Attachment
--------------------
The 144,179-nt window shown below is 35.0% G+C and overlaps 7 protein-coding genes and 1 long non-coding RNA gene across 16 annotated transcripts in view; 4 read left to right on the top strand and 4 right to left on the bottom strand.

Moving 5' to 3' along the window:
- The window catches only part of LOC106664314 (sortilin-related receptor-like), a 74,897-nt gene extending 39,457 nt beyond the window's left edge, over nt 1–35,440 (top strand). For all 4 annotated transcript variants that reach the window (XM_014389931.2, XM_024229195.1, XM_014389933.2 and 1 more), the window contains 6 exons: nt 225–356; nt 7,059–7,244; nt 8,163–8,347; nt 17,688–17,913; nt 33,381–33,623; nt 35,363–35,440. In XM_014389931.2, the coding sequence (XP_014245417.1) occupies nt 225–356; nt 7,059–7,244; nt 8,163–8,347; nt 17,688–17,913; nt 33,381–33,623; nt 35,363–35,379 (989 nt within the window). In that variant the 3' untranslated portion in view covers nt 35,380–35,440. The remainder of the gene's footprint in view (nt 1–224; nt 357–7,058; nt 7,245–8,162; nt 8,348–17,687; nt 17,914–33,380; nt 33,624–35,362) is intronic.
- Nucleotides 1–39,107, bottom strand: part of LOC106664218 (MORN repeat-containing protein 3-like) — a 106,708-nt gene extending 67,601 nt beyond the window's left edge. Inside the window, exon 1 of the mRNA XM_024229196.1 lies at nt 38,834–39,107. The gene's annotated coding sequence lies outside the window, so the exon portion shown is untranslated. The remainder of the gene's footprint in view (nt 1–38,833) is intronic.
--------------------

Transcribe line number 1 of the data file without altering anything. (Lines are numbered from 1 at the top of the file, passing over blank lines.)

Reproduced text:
The 144,179-nt window shown below is 35.0% G+C and overlaps 7 protein-coding genes and 1 long non-coding RNA gene across 16 annotated transcripts in view; 4 read left to right on the top strand and 4 right to left on the bottom strand.